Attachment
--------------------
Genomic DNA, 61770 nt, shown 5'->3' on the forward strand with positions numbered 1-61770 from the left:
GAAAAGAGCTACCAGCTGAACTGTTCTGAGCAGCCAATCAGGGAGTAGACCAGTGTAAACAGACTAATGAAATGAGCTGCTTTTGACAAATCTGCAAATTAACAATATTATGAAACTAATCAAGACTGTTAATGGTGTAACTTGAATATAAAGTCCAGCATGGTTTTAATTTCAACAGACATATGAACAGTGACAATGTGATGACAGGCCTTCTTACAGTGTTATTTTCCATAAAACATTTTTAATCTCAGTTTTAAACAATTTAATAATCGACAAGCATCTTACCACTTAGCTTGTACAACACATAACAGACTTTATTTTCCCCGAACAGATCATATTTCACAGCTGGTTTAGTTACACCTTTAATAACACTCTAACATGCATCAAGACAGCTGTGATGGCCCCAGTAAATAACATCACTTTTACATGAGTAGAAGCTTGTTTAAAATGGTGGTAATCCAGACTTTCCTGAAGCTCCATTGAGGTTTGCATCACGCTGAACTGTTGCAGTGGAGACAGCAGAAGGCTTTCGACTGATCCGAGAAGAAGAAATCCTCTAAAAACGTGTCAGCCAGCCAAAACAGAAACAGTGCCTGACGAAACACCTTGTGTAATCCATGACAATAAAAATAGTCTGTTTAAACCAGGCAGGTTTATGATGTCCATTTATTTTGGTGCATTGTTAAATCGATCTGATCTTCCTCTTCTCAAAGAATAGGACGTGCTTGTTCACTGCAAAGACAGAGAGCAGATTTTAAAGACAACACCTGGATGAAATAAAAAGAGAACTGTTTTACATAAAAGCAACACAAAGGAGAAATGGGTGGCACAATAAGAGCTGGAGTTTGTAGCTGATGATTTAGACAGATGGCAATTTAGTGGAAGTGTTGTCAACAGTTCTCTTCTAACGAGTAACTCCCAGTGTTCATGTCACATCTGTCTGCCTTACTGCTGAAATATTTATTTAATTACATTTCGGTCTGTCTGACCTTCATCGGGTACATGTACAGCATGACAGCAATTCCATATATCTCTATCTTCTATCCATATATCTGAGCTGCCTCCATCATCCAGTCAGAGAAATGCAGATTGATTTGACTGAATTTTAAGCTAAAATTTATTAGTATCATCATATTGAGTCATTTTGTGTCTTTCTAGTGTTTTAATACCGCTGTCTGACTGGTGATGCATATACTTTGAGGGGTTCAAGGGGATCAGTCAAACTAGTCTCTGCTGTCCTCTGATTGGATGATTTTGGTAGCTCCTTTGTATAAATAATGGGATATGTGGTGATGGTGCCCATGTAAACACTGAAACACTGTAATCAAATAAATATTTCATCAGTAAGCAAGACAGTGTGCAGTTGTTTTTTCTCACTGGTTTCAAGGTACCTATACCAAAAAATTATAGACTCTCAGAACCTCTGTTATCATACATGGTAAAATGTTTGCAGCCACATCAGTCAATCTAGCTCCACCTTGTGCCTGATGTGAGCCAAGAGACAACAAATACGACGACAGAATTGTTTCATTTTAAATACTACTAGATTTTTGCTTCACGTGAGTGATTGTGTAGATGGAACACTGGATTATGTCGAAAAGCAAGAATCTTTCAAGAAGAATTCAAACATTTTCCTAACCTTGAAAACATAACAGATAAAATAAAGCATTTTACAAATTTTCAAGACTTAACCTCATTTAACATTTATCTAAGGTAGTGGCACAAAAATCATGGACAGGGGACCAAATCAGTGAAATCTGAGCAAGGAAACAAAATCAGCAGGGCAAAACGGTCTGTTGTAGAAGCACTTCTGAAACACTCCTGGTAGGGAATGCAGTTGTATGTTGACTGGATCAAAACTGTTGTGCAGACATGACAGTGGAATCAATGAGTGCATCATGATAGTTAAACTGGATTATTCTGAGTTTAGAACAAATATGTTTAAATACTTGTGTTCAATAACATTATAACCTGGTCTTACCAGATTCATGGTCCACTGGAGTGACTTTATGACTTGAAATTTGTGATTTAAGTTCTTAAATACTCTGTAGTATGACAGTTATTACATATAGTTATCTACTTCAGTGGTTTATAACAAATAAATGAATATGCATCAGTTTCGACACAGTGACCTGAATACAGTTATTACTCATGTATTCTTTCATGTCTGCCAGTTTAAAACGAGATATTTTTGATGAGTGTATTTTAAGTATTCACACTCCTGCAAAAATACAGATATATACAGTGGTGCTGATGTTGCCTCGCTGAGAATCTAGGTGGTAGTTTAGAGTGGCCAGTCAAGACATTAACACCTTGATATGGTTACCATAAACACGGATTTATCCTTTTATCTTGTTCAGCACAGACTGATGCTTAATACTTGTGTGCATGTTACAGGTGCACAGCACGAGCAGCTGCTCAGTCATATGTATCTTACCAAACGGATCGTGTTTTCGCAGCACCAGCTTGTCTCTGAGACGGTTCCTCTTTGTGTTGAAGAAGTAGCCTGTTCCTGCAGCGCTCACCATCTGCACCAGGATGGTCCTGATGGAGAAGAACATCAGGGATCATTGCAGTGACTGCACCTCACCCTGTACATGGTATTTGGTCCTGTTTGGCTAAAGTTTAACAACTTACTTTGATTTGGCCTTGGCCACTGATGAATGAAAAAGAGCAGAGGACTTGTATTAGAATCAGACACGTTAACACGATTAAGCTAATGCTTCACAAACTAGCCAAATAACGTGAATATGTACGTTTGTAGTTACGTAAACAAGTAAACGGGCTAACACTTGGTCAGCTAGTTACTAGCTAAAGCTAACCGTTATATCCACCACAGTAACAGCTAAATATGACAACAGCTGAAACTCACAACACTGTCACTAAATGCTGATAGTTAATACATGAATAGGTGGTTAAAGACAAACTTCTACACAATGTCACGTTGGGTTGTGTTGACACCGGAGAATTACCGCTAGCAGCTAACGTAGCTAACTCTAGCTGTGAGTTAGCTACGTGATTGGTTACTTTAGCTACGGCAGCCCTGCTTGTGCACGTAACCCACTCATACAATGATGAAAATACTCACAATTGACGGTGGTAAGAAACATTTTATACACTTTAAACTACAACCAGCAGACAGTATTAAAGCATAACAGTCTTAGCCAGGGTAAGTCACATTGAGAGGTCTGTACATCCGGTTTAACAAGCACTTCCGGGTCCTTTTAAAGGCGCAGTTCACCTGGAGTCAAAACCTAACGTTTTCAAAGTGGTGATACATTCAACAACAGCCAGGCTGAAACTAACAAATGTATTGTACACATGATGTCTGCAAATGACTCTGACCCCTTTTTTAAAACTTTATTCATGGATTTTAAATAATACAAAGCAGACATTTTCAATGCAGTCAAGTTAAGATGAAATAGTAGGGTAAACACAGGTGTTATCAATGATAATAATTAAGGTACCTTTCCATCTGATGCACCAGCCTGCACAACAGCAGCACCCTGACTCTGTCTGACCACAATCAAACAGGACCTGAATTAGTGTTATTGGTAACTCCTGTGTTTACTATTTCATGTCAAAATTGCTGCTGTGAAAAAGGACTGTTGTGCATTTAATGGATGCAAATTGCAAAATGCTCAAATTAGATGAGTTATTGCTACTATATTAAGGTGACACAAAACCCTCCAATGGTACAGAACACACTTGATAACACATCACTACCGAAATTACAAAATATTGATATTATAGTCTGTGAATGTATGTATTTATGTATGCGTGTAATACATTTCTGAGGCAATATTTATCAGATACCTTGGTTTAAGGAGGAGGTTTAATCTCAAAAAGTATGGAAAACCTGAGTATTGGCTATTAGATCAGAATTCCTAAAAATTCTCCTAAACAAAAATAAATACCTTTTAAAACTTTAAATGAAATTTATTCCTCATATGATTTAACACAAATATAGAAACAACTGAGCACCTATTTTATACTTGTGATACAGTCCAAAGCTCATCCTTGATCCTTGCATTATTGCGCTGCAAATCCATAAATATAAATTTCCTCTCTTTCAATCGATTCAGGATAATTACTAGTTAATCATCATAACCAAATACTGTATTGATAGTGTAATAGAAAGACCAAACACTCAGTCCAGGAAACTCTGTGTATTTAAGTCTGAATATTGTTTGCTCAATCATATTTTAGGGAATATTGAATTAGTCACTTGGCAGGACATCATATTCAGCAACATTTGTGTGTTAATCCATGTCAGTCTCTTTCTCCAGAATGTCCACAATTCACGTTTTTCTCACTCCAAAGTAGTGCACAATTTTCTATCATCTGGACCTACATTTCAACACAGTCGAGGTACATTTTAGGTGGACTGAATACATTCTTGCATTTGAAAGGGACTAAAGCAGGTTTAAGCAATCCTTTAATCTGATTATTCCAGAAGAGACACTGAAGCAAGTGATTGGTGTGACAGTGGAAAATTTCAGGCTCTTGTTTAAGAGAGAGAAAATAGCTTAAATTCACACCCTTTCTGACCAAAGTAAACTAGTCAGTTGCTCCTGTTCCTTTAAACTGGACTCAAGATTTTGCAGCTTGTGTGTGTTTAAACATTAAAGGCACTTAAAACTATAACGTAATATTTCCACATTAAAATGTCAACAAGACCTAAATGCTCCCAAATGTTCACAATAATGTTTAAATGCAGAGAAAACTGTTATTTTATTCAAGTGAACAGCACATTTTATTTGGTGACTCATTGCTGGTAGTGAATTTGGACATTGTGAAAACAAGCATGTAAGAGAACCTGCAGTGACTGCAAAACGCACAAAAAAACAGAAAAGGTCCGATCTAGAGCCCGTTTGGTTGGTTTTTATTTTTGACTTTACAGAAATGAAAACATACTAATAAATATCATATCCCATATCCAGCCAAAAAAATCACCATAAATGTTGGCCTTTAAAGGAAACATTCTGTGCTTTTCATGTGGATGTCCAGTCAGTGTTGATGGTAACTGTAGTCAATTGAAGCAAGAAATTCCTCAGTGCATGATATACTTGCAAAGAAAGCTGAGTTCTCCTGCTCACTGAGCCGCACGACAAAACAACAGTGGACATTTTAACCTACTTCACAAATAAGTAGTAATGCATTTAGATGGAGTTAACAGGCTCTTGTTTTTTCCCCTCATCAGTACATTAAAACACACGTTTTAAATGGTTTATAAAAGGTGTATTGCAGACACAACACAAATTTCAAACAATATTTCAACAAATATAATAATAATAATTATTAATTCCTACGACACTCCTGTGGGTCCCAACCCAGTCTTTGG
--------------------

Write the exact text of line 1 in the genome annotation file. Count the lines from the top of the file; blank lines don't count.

Genomic DNA, 61770 nt, shown 5'->3' on the forward strand with positions numbered 1-61770 from the left: